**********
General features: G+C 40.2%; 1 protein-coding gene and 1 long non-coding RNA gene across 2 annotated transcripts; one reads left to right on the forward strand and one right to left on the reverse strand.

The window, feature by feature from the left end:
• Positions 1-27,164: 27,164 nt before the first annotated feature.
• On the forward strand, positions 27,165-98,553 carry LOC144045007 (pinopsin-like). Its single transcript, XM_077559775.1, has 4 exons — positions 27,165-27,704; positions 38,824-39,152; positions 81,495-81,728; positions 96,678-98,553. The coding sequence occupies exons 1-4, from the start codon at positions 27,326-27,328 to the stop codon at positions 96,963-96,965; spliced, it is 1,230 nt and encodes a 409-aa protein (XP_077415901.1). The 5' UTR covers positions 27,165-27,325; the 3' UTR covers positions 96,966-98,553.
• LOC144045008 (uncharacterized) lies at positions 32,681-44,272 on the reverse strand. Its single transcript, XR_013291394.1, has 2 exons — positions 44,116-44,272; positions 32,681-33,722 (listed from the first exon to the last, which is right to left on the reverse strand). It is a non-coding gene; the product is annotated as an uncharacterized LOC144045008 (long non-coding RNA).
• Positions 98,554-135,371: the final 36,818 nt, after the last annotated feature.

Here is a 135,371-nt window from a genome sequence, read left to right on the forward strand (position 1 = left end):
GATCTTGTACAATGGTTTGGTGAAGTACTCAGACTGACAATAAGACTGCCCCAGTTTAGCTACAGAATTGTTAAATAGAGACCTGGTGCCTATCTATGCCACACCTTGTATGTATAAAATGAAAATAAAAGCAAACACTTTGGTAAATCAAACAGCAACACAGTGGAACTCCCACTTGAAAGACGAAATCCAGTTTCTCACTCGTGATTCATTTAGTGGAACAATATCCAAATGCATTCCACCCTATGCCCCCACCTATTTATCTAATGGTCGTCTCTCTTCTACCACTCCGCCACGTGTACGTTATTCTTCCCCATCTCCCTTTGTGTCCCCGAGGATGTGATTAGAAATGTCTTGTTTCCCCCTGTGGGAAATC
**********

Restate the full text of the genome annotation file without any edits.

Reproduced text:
General features: G+C 40.2%; 1 protein-coding gene and 1 long non-coding RNA gene across 2 annotated transcripts; one reads left to right on the forward strand and one right to left on the reverse strand.

The window, feature by feature from the left end:
• Positions 1-27,164: 27,164 nt before the first annotated feature.
• On the forward strand, positions 27,165-98,553 carry LOC144045007 (pinopsin-like). Its single transcript, XM_077559775.1, has 4 exons — positions 27,165-27,704; positions 38,824-39,152; positions 81,495-81,728; positions 96,678-98,553. The coding sequence occupies exons 1-4, from the start codon at positions 27,326-27,328 to the stop codon at positions 96,963-96,965; spliced, it is 1,230 nt and encodes a 409-aa protein (XP_077415901.1). The 5' UTR covers positions 27,165-27,325; the 3' UTR covers positions 96,966-98,553.
• LOC144045008 (uncharacterized) lies at positions 32,681-44,272 on the reverse strand. Its single transcript, XR_013291394.1, has 2 exons — positions 44,116-44,272; positions 32,681-33,722 (listed from the first exon to the last, which is right to left on the reverse strand). It is a non-coding gene; the product is annotated as an uncharacterized LOC144045008 (long non-coding RNA).
• Positions 98,554-135,371: the final 36,818 nt, after the last annotated feature.

Here is a 135,371-nt window from a genome sequence, read left to right on the forward strand (position 1 = left end):
GATCTTGTACAATGGTTTGGTGAAGTACTCAGACTGACAATAAGACTGCCCCAGTTTAGCTACAGAATTGTTAAATAGAGACCTGGTGCCTATCTATGCCACACCTTGTATGTATAAAATGAAAATAAAAGCAAACACTTTGGTAAATCAAACAGCAACACAGTGGAACTCCCACTTGAAAGACGAAATCCAGTTTCTCACTCGTGATTCATTTAGTGGAACAATATCCAAATGCATTCCACCCTATGCCCCCACCTATTTATCTAATGGTCGTCTCTCTTCTACCACTCCGCCACGTGTACGTTATTCTTCCCCATCTCCCTTTGTGTCCCCGAGGATGTGATTAGAAATGTCTTGTTTCCCCCTGTGGGAAATC